LukakuRomelu Lukaku equalled Duncan Ferguson’s Premier League record for Everton with the clincher in a comfortable 2-0 win over Sunderland. His 60th league strike for the Blues condemned David Moyes to a fourth straight defeat against the club he left nearly four years ago. It was a victory of substance over style that enabled Everton to go nine unbeaten in the league for the first time since December 2013.

Ronald Koeman’s main selection issue at present is how to arrange his central midfield. With so many options following Tom Davies’ emergence, Morgan Schneiderlin’s arrival, and Idrissa Gueye’s return, over-engineering the engine room is a serious concern. Here, he got the balance spot on. Davies stayed further forward in Ross Barkley’s orbit as Schneiderlin and Gueye’s multi-faceted midfield shield kept Sunderland at bay.

Schneiderlin in particular was excellent. Slotting in between the centre-backs and commanding the space in front, he was essentially a docking station for the ball as Everton moved upfield. Radio listeners may well have wondered how many Schneiderlins were playing. In retreat, he was equally impressive with three tackles and four interceptions to maintain control. How this all affected Gueye was interesting.

Following an excellent tackle from Schneiderlin, Gueye inadvertantly beckoned Sunderland’s first corner and, and first spell of pressure, by losing the ball. Shortly after, he waved Ademola Lookman forward although Leighton Baines was burdened with two opponents. Gueye was treading on Schneiderlin’s toes, performing his roles less effectively. But 20 minutes in, he got big shove in the other direction.

Everton's players celebrate Idrissa Gueye's first goal for the club against Sunderland.

When Lookman failed to gather Lukaku’s flick-on just outside Sunderland’s box, Gueye found himself free enough to intercept, freer still to drive in the box and shoot. Despite Lukaku’s complaints about being better placed, Gueye’s near goal experience made its impression. When Seamus Coleman squared one just before the break, Gueye slammed home his first Everton goal with aplomb.

The goal was remarkable in that Everton carved Sunderland apart almost accidentally. Barkley was central to the move without touching the ball as two passes intended for him found Coleman and Gueye respectively. Everton did however warrant such luck after dominating proceedings. First half, Sunderland offered nothing but the odd wry smile at Darron Gibson recreating elements of the Craggy Island five-a-side. Even Jermain Defoe had failed to threaten.

Koeman gets it right again

Moyes chose his words well at half-time because Sunderland improved after the break. Clear-cut chances were still scarce but Adnan Januzaj at least began to expose Ramiro Funes Mori. Everton kept the Black Cats at arm’s reach but more through luck than judgement on occasion, particularly so when Januzaj stepped on the ball. Koeman was faced with a decision: shut up shop or go for the kill. In the context of Moyes’ return, his response was significant.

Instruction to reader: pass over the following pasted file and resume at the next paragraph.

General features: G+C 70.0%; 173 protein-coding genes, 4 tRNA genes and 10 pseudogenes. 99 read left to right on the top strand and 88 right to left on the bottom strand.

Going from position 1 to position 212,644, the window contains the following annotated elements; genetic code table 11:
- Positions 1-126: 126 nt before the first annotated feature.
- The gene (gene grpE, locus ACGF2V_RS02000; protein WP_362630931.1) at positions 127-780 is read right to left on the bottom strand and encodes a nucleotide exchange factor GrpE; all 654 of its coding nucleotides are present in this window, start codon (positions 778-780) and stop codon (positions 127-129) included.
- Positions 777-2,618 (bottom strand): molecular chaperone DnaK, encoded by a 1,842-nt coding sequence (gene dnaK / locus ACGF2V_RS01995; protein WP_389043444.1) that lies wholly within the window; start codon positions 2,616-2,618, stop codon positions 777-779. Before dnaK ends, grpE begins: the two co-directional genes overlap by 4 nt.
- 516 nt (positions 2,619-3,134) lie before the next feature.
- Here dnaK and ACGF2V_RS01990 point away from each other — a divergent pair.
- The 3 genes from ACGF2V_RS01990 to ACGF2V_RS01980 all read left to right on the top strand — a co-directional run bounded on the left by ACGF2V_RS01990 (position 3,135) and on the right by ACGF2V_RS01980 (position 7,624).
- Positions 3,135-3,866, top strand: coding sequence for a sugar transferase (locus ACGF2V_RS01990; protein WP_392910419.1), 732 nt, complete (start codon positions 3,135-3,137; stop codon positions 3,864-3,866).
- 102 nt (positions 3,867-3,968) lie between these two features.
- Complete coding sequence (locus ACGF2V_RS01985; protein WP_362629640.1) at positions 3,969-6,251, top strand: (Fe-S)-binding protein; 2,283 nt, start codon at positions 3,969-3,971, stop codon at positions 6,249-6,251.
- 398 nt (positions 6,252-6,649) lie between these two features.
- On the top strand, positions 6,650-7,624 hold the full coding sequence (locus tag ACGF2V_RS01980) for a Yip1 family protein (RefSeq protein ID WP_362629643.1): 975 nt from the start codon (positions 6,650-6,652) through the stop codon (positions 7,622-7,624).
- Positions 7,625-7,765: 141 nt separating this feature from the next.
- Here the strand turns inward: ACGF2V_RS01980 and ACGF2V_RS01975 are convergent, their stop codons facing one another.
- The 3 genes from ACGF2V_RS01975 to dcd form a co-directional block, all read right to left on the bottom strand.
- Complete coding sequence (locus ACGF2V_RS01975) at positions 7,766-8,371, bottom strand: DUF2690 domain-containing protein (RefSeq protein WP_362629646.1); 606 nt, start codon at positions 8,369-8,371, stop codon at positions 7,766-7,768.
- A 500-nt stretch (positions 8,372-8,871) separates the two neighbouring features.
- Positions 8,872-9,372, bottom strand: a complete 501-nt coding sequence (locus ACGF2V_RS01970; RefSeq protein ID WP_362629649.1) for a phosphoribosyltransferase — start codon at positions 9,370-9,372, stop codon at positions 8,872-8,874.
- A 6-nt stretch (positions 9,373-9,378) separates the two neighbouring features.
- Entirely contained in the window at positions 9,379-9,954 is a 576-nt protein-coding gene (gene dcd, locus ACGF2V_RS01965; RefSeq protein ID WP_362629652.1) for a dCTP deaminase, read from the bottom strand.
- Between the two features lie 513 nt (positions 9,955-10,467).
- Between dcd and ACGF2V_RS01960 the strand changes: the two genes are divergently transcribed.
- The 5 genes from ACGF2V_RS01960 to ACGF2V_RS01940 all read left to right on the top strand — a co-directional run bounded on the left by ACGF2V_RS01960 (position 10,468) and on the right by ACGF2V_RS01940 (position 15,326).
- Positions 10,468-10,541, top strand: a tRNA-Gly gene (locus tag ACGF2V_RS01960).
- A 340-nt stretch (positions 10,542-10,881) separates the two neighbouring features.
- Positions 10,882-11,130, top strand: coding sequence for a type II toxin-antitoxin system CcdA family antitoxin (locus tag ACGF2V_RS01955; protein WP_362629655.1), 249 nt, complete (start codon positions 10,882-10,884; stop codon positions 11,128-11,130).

Koeman put responsibility for the win on his attackers’ shoulders by bringing on Kevin Mirallas for Lookman, and Enner Valencia for Tom Davies. The message was clear: score again, win the game. Moyes no doubt considered this approach risky given his propensity to worry about opponents’ strengths. Sure, Defoe made a compelling case for caution by rattling the bar on the counter, but seconds later, Koeman’s approach paid off and the game was over.

Bryan Oviedo endured a tough afternoon with Everton repeatedly targeting his area of the field. The first goal arrived when Coleman found space to his left; the second when Lukaku outpaced him in behind. With Sunderland fully committed to a corner, Mirallas released Lukaku to drive into the box and deflect in the decider off poor Oviedo’s leg. Then came the added security of James McCarthy on for Barkley. Shutting up shop at 2-0 with 10 minutes to go – that sounds about right.

Everton's Tom Davies takes on Sunderland's Bryan Oviedo at Goodison Park.

Koeman suggested Everton’s mid-season sojourn to Dubai was full of hard work but would only be truly valuable if Sunderland were beaten. To win in such a dominant manner while keeping a fifth clean sheet in seven league games reflects well on the spirit Koeman is cultivating within the squad and around the club. Gueye’s celebration incorporating most of the bench, and the rush to shake Barkley’s hand as he was substituted, further backed this up.

As underlying improvement has surfaced over the last month, Koeman has begun to cut a much more impressive figure at Goodison. The players appear to be enjoying their work while functioning well at both ends of the pitch. The last nine games have seen Everton score 21 and concede just seven (five of which were scored by Hull and Bournemouth).

However impressive Everton have been in the last nine games, they have clearly benefited from favourable fixtures. Perched menacingly just outside the top six, the Blues now require a tough challenge to put their recent uplift in context. Next week at Spurs, that challenge awaits.
By Chris Smith
Follow me on Twitter @cdsmith789

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